Aluminum Oxide - Used for a broad range of
applications, Aluminum Oxide is the most commonly used abrasive for
general purpose work. Ferrous and non-ferrous metals, wood and solid
Zirconia - Used for heavy material removal
on all types of metals, Zirconia Alumina is a long-life premium
abrasive that delivers aggressive cutting action while grit particles
continually produce new sharp points. Great for titanium, hard steel
Ceramic - While producing
outstanding results, Ceramic is a long-life premium abrasive, used for
medium to heavy material removal on aerospace alloys, aluminum, carbon
steels, nickel alloys, cast iron, forgings, and some stainless steels.
Silicon Carbide - Used to obtain excellent results
on concrete, stone, glass, plastics and very hard materials like
titanium. A brittle self-sharpening grain.
Compact Grain - has a uniform scratch pattern, it is very strong, lasts a long time. It re-sharpens itself as it’s used.
Surface Conditioning color codes:
Coarse/Brown: For de-burring and heavy surface material removal
Medium/Maroon: For moderate to light cleaning, blending and surface material removal
Very Fine/ Blue: For removing fine scratch marks and lines, final finishing, polishing and preparing surfaces for painting
Super Fine/Gray: For finishing, buffing and fine polishing
Grinding wheel hardness
Hardness is rated from A-Z with 'A' being the weakest bond
and 'Z' being the strongest. A weak bond is preferred for grinding
harder materials while a stronger bond is desired for softer
materials. A typical weak bond for steel would be in the 'F, G or H'
range. A medium hardness would be in the 'I, J or K' range. And
stronger bonds in the 'L, M, or O' range. Hardness is dependent on
the grit type, the material being ground, the amount of stock removed,
and a number of other factors.
Hardness grades are typically linear: If you increase the hardness
by one letter grade (An H to and I for instance) it could give you
double the wheel life. Many people mistakenly believe that such a move
(from an H to an I) would only be marginal -- Don't be misled here: A
move of just one or two hardness grades could have a dramatic effect on
We make our flap discs right in our Willmar, MN plant. We use premium grade sanding material from VSM, we use a high quality glue and our backing plates are the best available. We offer more flaps than our competitors! Try our flap discs and we guarantee you will see the difference.
Flap Discs Info
1. Flap Discs both grind and finish in one step. Therefore, the traditional two-step process of using a grinding wheel and resin fiber discs is made obsolete. Always go one level coarser with a flap disc as opposed to a resin fiber disc.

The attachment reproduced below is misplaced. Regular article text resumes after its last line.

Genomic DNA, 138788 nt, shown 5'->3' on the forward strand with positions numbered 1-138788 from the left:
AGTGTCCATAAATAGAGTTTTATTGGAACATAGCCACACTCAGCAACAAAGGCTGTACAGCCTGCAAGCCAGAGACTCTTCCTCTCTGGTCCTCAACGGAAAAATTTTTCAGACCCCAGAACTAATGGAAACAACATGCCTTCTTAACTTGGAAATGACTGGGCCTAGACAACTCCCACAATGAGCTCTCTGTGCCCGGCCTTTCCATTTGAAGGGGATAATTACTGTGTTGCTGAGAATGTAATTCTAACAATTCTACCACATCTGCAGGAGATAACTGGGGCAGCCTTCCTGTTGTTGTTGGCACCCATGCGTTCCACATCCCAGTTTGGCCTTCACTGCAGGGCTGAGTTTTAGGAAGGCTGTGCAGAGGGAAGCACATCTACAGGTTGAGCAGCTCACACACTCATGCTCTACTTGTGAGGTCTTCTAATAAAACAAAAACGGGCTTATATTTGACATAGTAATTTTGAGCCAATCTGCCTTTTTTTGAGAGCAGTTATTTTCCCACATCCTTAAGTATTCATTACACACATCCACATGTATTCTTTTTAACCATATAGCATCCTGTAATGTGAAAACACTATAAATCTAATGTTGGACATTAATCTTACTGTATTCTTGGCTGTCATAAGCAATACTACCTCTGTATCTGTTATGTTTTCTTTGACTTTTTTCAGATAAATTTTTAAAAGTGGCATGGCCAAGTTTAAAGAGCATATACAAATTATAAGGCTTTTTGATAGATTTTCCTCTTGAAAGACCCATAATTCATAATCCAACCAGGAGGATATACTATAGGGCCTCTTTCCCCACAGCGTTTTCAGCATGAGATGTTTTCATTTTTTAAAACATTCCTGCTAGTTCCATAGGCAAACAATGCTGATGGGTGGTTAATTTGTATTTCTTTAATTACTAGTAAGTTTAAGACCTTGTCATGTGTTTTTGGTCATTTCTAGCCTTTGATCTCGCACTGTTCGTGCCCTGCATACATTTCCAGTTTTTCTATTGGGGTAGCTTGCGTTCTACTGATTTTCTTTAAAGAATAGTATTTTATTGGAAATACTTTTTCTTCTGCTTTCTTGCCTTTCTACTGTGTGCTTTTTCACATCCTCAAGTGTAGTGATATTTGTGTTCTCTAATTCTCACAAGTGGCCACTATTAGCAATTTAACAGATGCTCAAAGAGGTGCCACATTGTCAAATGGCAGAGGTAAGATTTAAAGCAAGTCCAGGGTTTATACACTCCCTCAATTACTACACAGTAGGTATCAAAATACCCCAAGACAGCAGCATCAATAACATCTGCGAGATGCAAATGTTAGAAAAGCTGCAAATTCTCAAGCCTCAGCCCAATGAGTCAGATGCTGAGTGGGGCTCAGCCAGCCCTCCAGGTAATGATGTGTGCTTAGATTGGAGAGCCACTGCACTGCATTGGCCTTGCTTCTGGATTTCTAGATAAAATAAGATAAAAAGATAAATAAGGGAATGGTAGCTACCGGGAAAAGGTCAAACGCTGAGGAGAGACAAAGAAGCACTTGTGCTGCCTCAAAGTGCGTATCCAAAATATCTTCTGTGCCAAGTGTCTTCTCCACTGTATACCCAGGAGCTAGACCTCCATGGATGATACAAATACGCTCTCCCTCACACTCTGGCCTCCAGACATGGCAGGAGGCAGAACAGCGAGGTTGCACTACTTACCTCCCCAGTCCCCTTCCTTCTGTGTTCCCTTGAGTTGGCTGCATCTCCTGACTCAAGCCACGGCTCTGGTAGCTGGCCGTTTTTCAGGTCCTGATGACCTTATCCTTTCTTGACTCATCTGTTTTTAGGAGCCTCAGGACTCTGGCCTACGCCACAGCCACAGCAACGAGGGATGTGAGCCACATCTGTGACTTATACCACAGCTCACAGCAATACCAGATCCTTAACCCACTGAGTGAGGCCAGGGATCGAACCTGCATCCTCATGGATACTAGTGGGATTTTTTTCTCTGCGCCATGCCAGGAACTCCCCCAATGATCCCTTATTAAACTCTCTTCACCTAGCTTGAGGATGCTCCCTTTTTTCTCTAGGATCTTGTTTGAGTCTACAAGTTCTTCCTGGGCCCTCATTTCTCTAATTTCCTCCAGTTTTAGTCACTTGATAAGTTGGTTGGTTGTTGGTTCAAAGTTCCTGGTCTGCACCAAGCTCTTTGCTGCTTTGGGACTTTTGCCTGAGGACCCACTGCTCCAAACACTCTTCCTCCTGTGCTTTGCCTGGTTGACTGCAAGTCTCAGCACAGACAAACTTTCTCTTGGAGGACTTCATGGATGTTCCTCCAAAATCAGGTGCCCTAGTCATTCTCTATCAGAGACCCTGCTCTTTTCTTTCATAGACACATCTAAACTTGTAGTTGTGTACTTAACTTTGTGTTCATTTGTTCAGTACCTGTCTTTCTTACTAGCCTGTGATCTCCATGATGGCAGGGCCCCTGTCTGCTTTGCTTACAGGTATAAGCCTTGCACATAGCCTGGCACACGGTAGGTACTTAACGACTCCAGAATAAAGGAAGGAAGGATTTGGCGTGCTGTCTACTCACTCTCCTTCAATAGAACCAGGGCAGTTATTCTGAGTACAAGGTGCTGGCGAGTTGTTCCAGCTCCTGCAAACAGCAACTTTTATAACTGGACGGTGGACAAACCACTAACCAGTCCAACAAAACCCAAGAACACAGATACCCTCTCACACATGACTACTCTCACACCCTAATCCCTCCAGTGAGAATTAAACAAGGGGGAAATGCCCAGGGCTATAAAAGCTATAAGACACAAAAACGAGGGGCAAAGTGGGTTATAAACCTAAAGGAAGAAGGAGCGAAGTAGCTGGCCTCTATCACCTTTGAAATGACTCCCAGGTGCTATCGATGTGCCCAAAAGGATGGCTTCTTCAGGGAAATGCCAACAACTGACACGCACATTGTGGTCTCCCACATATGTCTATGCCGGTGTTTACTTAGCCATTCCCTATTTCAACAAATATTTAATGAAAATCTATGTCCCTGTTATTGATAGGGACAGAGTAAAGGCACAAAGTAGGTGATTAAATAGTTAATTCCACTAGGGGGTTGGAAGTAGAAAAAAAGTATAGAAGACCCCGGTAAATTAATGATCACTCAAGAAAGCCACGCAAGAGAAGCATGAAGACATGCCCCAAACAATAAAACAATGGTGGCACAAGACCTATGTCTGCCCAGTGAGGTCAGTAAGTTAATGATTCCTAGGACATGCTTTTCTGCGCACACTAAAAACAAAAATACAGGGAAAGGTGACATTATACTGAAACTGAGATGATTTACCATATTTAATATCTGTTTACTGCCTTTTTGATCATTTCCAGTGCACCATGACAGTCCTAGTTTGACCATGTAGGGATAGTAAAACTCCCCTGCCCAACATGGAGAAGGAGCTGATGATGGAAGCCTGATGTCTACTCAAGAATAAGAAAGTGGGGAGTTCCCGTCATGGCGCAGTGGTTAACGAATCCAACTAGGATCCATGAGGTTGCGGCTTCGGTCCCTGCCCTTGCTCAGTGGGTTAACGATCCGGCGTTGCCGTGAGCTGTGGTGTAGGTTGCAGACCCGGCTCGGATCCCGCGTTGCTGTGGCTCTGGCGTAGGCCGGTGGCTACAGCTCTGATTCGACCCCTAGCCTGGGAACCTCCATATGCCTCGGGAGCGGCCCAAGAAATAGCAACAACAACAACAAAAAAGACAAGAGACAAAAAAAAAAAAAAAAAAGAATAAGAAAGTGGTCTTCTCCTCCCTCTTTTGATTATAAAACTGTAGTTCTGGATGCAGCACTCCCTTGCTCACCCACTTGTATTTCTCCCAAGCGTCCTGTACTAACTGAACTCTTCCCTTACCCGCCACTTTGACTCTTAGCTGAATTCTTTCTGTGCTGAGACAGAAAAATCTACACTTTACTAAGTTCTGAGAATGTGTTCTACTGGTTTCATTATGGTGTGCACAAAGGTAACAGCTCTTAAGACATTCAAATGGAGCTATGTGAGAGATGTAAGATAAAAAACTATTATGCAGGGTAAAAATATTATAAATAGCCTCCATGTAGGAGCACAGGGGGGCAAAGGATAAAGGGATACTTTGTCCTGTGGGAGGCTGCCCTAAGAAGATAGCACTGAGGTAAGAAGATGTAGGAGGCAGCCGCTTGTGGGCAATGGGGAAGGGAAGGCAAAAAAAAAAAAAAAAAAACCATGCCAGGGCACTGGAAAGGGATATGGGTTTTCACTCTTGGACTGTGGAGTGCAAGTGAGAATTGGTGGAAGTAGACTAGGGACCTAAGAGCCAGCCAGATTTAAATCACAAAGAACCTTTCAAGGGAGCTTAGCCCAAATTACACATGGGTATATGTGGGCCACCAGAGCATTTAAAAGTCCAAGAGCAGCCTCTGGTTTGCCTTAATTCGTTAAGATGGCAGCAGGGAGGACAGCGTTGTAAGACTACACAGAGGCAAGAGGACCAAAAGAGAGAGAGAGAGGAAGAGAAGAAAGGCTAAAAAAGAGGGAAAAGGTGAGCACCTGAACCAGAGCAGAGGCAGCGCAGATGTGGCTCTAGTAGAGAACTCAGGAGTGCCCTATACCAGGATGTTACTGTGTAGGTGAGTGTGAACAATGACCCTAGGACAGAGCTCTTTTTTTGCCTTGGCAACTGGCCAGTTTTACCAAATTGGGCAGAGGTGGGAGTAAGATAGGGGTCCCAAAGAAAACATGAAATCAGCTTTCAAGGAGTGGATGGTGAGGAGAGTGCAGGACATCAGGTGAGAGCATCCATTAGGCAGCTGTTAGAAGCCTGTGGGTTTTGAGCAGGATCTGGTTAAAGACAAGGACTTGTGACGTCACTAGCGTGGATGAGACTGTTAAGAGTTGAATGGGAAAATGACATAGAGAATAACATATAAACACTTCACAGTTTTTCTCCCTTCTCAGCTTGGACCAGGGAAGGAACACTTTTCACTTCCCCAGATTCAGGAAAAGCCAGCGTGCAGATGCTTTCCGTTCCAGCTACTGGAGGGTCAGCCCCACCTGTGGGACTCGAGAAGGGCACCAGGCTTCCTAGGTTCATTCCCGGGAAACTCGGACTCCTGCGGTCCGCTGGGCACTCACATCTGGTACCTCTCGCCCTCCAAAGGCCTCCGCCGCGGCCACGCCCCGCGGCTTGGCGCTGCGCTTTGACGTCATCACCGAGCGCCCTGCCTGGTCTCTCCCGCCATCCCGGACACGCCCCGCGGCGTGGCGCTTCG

2. The right speed increases the service life of a flap disc by up to 100% - essentially doubling the life. The optimal speed for flap discs is between 5000-8000 RPMs, depending on their size and the material surface. Used at the optimum speed, they achieve their optimum grinding capacity and service life. This can be accomplished by using a variable speed angle grinder.
3.The flat shape (Type 27) is designed to grind edges and flat surfaces with a working angle of 0° -15° degrees.
4. The angled shape (Type 29) is designed for spot grinding.
Ex: a weld seam with an ideal working angle of 15°-25° degrees.
5. General recommendations in the selection of grits:
•40 grit coarse for extra heavy deburring or grinding
•60 to 80 grit medium for medium deburring and finishing
•120 grit fine for cleaning and final finishing
6. Coated abrasive material types for metalworking:
•Good - Aluminum oxide is a general purpose grain and suitable for most general purpose applications. It is specified for use on wood and most metals.
•Better - Zirconia grains are both sharp and durable, providing fast stock removal and longer life. They are used to greatest advantage in coarse grits on heavy-duty metalworking stock removal applications.
•Best - Ceramic grain series are special products for aggressive and cool grinding. These abrasives ensure faster grinding while at the same instance offering better surface quality and excellent stock removal rates. The cool grinding properties of ceramic ensure an extension of the service life and prevents surface discoloration. Ceramics are specifically applicable for grinding high alloyed steels, titanium, nickel alloys and all extremely hard materials.
• On soft woods such as Pine, Aspen or Alder, sand first with #120 and finish with #220. On hardwoods such as Oak, Maple, Birch or Parawood, sand first with #120 and finish no finer than #180.
• On hard woods such as maple or birch, start with a #120 grit paper and finish with a #150 grit paper to keep the grain open and receptive to stain. Finish the final sanding with a finer grit sandpaper such as #220